Have you ever wondered what the whisky experts and auction curators would have their eye on at auction? Well, we asked our Head of Auction Content, Joe Wilson, to let us know! So here it is, Joe has selected five whiskies in our live European Bottlers Auction that he would have his eye on.
Covering a nice variety of price-points (at the time of writing!) from some legendary independent bottlers and outstanding distilleries, we hope that this will be of interest to you.
"Despite the many differing cultures that these bottlings emerge from, there are always two constants: These are whiskies selected by people, regardless of background, who all know and love the spirit, and what follows from this is an understanding of what makes people want to collect them."
Joe Wilson, Head of Auction Content
A meeting of two great whisky minds, this series was revealed by Mongiardino to be his favourite of all he had done. The labels art was created by long-time Moon Import collaborator, Nadia Pini alongside Hans Piu. Nowadays the distinctly computer art brut style looks incredibly dated, and maybe it did in 1999 too. The pixelation of both Samaroli and Mongiardino’s names is however believed to be a printing error!
This Coilltean series represents Silvano Samaroli’s transition to a true independent bottler in the early 2000s, and was the name he selected for his own bottling operation in Scotland, set up after his partnership with R.W. Duthie came to an end. Bottled in 2000, this was one of the first releases in the new black bottle style, a hallmark of the modern day Samaroli company. Thankfully Silvano took more care in his whisky selection than with proof-reading his labels; watch out for a trademark gaffe on this “Orkney Single Malt.”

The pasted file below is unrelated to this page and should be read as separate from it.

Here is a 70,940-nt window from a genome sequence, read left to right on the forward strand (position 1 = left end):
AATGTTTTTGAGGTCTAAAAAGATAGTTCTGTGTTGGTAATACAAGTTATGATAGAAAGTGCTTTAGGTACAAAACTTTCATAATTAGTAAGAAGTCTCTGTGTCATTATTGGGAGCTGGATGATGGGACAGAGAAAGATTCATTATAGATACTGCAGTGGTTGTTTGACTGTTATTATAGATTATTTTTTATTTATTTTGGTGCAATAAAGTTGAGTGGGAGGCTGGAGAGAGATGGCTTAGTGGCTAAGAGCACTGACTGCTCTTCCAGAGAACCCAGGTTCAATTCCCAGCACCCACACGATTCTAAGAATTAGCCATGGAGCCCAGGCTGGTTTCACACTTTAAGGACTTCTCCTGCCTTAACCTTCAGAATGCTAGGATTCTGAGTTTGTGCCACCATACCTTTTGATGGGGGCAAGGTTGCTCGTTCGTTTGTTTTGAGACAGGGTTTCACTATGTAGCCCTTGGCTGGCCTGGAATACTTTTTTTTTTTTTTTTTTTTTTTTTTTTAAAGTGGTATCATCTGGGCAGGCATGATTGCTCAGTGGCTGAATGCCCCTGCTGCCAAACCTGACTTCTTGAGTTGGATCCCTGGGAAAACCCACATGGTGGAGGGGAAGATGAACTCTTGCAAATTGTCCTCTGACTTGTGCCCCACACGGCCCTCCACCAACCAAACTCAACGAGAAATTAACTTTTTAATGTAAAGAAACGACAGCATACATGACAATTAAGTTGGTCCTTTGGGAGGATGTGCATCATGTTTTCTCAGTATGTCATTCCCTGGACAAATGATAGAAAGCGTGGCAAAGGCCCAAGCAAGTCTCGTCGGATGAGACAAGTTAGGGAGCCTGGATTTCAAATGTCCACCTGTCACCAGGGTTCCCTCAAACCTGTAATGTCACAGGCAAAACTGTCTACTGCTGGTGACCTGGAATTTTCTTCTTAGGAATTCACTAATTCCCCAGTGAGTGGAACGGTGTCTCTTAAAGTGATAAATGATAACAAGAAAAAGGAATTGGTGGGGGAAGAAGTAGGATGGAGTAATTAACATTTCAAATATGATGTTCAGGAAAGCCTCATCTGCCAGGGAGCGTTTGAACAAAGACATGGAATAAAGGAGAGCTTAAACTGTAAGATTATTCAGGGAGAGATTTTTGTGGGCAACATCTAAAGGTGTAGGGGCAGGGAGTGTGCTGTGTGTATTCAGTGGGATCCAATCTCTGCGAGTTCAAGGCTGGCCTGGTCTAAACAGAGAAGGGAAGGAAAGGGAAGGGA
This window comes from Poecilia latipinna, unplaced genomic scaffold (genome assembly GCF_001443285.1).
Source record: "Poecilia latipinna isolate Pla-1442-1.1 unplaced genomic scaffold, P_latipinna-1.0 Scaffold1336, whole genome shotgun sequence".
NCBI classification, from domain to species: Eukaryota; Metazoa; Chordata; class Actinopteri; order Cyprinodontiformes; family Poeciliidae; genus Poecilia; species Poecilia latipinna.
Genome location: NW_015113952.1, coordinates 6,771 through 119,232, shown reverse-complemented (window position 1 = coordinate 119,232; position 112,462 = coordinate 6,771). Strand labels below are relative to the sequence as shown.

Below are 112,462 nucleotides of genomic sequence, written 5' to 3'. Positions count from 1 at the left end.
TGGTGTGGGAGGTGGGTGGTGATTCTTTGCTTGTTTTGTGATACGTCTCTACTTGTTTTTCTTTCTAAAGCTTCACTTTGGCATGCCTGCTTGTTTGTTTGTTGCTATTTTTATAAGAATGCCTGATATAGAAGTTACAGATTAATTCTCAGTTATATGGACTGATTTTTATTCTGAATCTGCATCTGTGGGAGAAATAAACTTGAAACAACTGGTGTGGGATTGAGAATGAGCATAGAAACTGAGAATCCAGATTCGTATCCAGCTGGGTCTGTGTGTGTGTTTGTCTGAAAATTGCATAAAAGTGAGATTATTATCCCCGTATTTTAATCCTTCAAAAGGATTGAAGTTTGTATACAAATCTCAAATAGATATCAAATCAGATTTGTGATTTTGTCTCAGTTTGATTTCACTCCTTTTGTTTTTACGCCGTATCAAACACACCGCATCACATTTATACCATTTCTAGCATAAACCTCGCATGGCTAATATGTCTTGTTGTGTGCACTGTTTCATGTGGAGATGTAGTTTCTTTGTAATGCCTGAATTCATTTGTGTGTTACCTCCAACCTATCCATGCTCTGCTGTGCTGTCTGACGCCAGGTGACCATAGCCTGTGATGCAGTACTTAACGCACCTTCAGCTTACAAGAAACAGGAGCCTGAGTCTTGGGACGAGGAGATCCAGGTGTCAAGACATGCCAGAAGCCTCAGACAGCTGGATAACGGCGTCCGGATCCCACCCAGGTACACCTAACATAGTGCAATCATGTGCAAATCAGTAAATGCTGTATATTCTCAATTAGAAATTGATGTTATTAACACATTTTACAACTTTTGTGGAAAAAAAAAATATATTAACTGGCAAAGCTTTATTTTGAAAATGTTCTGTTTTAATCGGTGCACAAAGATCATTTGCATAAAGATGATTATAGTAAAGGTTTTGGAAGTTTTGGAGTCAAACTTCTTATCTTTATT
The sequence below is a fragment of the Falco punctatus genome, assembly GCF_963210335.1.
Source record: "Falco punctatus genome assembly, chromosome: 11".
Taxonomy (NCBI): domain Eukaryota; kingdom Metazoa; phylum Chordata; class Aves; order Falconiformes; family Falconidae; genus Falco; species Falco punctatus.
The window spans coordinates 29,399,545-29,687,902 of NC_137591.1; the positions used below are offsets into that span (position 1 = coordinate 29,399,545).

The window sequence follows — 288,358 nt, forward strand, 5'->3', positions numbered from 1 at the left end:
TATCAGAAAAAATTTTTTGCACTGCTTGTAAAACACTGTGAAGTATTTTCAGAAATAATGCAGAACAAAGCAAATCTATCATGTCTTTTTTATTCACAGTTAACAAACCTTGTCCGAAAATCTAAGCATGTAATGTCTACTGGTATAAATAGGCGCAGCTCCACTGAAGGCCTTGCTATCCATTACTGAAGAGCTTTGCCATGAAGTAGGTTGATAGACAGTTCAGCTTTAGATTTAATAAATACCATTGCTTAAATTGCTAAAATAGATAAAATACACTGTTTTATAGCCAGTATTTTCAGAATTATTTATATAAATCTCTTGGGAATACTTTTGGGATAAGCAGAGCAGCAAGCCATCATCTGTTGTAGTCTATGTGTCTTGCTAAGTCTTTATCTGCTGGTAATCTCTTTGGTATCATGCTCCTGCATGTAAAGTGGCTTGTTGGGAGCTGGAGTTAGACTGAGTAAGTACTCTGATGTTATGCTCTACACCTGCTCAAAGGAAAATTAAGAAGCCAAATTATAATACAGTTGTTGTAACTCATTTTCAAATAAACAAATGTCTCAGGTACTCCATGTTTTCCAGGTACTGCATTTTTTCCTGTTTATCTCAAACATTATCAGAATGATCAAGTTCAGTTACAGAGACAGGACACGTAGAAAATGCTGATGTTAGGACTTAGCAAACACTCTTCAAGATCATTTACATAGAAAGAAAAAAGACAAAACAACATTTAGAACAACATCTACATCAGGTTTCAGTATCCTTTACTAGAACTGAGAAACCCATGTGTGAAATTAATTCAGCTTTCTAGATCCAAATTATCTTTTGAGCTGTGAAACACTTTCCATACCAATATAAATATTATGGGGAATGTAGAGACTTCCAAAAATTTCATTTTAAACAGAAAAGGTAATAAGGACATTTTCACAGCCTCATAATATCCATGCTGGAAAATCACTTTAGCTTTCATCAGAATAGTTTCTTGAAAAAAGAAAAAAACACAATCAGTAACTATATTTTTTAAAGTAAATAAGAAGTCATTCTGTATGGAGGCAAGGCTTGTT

When we view Samaroli and Moon Import as trail blazers for a generation of European independent bottlers, we cannot underplay the role of Bruichladdich in the history of either. Both companies owe much of their success to their early imports from the Islay distillery, and this Black Bruichladdich from Jack Wiebers is a reminder of some of those sought-after sherry cask releases, and bottled from casks of a similar vintage.
Part des Anges are a small French wine and spirits retailer, established in 2005 by Thierry Richard and Laurent Buob. Their Closed Distilleries series boasts a number of impressive releases like this, as well as a sought-after bottling from lost Japanese distillery, Hanyu. Featuring several Glen Keith, the series joins Signatory Vintage’s Silent Stills in having egg on its face after several of the distilleries in the range re-opened subsequent to their release. Demolished in 1983, St Magdalene however is not likely to become one of them.
Established in the mid-2000s, High Spirits is the second independent bottling company of Nadi Fiori, a contemporary of Samaroli and Mongiardino, and another legendary Italian bottler. His approach to bottling differed from theirs in the early days however, preferring his whiskies to have demure “Scottish looking” labels in contrast to the bright colours of Moon Import or the prominent branding of Samaroli. This Life is a Circus range is of particular note as it sees him break free from the shackles of that approach; the vibrant box and energetic scenes depicted providing an intense juxtaposition from previous series such as Loch & Castles. While he may finally be having some fun with his labels here, Fiori’s whisky selection has always been a serious business, and his name goes hand in hand with some exceptional independent bottlings of Laphroaig from over the years.